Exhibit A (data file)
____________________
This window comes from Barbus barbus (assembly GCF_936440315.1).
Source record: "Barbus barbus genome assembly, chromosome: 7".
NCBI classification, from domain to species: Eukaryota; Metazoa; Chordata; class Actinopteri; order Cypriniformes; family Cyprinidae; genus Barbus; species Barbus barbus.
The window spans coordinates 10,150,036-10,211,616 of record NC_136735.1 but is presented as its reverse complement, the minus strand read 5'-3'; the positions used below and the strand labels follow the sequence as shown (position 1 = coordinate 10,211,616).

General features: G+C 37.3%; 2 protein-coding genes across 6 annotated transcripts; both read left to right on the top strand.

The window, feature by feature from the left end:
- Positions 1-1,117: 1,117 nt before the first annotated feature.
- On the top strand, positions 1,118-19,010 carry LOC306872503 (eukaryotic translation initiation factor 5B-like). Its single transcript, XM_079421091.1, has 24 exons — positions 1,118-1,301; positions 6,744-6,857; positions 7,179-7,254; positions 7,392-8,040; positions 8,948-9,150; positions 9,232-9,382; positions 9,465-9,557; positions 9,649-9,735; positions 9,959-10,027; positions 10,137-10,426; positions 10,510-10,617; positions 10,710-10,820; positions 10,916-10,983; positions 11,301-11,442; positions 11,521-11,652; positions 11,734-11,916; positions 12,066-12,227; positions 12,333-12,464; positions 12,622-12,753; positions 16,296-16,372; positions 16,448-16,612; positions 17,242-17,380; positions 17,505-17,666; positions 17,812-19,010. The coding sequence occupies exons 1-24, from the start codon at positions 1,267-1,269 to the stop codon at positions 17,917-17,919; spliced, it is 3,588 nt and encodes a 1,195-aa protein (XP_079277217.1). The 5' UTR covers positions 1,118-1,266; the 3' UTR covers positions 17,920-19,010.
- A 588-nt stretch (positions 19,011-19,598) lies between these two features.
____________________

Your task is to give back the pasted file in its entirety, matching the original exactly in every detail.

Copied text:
This window comes from Barbus barbus (assembly GCF_936440315.1).
Source record: "Barbus barbus genome assembly, chromosome: 7".
NCBI classification, from domain to species: Eukaryota; Metazoa; Chordata; class Actinopteri; order Cypriniformes; family Cyprinidae; genus Barbus; species Barbus barbus.
The window spans coordinates 10,150,036-10,211,616 of record NC_136735.1 but is presented as its reverse complement, the minus strand read 5'-3'; the positions used below and the strand labels follow the sequence as shown (position 1 = coordinate 10,211,616).

General features: G+C 37.3%; 2 protein-coding genes across 6 annotated transcripts; both read left to right on the top strand.

The window, feature by feature from the left end:
- Positions 1-1,117: 1,117 nt before the first annotated feature.
- On the top strand, positions 1,118-19,010 carry LOC306872503 (eukaryotic translation initiation factor 5B-like). Its single transcript, XM_079421091.1, has 24 exons — positions 1,118-1,301; positions 6,744-6,857; positions 7,179-7,254; positions 7,392-8,040; positions 8,948-9,150; positions 9,232-9,382; positions 9,465-9,557; positions 9,649-9,735; positions 9,959-10,027; positions 10,137-10,426; positions 10,510-10,617; positions 10,710-10,820; positions 10,916-10,983; positions 11,301-11,442; positions 11,521-11,652; positions 11,734-11,916; positions 12,066-12,227; positions 12,333-12,464; positions 12,622-12,753; positions 16,296-16,372; positions 16,448-16,612; positions 17,242-17,380; positions 17,505-17,666; positions 17,812-19,010. The coding sequence occupies exons 1-24, from the start codon at positions 1,267-1,269 to the stop codon at positions 17,917-17,919; spliced, it is 3,588 nt and encodes a 1,195-aa protein (XP_079277217.1). The 5' UTR covers positions 1,118-1,266; the 3' UTR covers positions 17,920-19,010.
- A 588-nt stretch (positions 19,011-19,598) lies between these two features.